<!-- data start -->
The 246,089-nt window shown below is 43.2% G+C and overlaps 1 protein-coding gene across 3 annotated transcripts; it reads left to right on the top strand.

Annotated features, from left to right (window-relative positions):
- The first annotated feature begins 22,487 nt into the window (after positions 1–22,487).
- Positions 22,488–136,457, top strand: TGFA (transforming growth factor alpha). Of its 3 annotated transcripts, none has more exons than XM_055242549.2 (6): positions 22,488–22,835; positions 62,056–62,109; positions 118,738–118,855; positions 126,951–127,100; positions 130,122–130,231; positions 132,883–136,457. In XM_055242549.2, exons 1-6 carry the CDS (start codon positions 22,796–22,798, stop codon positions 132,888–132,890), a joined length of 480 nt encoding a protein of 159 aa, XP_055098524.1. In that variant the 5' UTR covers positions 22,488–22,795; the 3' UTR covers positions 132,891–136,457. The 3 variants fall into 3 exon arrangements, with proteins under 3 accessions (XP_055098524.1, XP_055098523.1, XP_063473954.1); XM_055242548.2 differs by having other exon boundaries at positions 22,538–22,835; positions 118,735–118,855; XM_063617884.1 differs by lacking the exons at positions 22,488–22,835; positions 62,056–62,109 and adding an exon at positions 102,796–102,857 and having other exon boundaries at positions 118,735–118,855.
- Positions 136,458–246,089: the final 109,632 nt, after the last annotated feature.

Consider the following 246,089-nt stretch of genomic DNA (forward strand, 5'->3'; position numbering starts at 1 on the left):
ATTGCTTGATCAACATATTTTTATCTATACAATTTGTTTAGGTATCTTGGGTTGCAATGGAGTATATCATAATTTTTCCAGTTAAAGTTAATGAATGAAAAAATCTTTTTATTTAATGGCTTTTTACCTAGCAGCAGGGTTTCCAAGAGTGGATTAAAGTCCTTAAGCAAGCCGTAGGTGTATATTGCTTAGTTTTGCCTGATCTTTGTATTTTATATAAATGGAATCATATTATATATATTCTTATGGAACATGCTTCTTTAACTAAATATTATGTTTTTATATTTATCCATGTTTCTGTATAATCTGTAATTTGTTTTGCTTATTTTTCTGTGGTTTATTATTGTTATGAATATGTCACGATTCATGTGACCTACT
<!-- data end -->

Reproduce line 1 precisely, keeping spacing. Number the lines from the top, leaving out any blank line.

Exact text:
The 246,089-nt window shown below is 43.2% G+C and overlaps 1 protein-coding gene across 3 annotated transcripts; it reads left to right on the top strand.